Hungary's Prime Minister Viktor Orban

WATCH: How Authoritarianism Has Spread Since The Coronavirus Pandemic Began

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WASHINGTON, D.C. (NewsHour) — According to pro-democracy institutions, authoritarianism was on the rise globally even before the coronavirus pandemic hit. But experts say the distraction of the crisis has allowed some leaders to indulge their dictatorial impulses without attracting much attention from the people they govern. NewsHour’s Nick Schifrin reports and talks to The Atlantic’s… Read More

Amazon CEO Jeff Bezos testifies remotely during a House Judiciary subcommittee on antitrust on Capitol Hill on Wednesday, July 29, 2020, in Washington.

WATCH: Is U.S. Regulatory Framework Capable Of Reining In Big Tech Companies?

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WASHINGTON, D.C. (NewsHour) — The CEOs of Amazon, Apple, Facebook and Google encountered intense scrutiny from House lawmakers on Wednesday, particularly over whether they leverage unfair business practices to prevent their competition from succeeding. Is American antitrust law sufficient to handle the rapidly changing landscape of technology? Dipayan Ghosh of the Harvard Kennedy School joins… Read More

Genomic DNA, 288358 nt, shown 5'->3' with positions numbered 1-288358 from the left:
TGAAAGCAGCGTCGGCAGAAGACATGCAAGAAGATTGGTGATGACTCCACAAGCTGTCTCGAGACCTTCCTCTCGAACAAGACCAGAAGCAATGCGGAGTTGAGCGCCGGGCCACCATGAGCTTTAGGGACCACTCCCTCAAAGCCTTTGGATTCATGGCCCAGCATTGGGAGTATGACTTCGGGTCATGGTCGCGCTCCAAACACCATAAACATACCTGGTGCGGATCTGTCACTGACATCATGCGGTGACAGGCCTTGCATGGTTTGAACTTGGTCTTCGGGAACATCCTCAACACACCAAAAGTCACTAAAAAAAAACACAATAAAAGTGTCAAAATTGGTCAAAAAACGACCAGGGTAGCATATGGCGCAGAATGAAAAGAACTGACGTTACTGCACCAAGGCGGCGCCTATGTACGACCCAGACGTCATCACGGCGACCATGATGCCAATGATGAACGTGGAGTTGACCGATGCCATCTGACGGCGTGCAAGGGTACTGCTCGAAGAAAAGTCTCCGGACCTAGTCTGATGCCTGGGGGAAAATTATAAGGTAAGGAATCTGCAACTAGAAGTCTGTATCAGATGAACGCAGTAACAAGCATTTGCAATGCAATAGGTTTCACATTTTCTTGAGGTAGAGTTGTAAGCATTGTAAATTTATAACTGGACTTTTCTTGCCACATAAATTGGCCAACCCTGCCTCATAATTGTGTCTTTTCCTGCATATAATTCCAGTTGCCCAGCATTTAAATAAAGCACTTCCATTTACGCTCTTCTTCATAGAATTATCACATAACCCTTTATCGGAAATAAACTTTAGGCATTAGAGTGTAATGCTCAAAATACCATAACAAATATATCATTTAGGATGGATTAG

A sign outside of the Nelsonville voter precinct lets people know where they can vote.

WATCH: How Has Campaigning Changed Amid COVID-19?

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WASHINGTON, D.C. (NewsHour) — The COVID-19 pandemic has affected campaigning not only for candidates, but also the Americans volunteering for them. PBS NewsHour’s Daniel Bush, who was recently reporting in Michigan, noticed in-person campaigning restrictions recently beginning to loosen. There is still a ban on large gatherings in most states, but some campaign volunteers are… Read More

In this July 26, 1990 file photo, President George H. W. Bush signs the Americans with Disabilities Act during a ceremony on the South Lawn of the White House. Joining the president are, from left, Evan Kemp, chairman of the Equal Opportunity Employment Commission; Rev. Harold Wilke; Sandra Parrino, chairman of the National Council on Disability, and Justin Dart, chairman of The President's Council on Disabilities. TheAmericans with Disabilities Act, which was signed into law 25 years ago, on July 26, 1990.